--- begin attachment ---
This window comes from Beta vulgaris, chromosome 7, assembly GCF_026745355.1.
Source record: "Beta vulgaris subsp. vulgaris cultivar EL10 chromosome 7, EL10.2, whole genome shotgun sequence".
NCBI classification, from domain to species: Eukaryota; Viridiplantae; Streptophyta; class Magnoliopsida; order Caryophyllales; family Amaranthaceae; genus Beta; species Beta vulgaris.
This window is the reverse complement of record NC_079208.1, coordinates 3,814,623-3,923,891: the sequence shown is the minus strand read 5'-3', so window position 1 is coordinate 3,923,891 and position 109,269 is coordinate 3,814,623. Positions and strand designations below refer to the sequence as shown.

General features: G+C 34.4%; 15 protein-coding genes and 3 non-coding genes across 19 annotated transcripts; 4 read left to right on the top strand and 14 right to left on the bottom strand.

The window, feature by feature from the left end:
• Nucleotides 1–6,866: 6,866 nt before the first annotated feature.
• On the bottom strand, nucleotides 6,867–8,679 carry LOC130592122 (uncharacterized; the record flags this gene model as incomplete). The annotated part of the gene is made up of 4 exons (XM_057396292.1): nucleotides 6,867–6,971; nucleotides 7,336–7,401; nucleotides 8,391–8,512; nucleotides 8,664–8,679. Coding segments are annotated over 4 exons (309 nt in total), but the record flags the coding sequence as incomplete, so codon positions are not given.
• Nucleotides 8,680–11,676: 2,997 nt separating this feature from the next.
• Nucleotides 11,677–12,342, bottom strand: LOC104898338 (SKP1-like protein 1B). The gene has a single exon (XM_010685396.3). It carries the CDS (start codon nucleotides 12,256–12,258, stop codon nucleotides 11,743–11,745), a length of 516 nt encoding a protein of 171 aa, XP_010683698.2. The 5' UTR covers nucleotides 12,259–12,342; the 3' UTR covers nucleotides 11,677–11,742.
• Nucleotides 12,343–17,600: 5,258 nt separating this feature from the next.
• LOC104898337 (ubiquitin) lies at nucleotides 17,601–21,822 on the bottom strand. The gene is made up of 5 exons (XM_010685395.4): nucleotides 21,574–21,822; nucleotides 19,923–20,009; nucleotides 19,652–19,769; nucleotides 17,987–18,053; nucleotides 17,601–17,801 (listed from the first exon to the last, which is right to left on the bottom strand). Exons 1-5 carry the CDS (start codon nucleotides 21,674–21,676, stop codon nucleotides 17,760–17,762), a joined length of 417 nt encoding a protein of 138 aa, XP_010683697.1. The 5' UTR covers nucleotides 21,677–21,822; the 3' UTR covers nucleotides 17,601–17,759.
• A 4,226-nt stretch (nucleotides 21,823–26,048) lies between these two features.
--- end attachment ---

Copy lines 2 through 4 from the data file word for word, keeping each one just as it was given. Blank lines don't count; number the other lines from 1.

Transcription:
Source record: "Beta vulgaris subsp. vulgaris cultivar EL10 chromosome 7, EL10.2, whole genome shotgun sequence".
NCBI classification, from domain to species: Eukaryota; Viridiplantae; Streptophyta; class Magnoliopsida; order Caryophyllales; family Amaranthaceae; genus Beta; species Beta vulgaris.
This window is the reverse complement of record NC_079208.1, coordinates 3,814,623-3,923,891: the sequence shown is the minus strand read 5'-3', so window position 1 is coordinate 3,923,891 and position 109,269 is coordinate 3,814,623. Positions and strand designations below refer to the sequence as shown.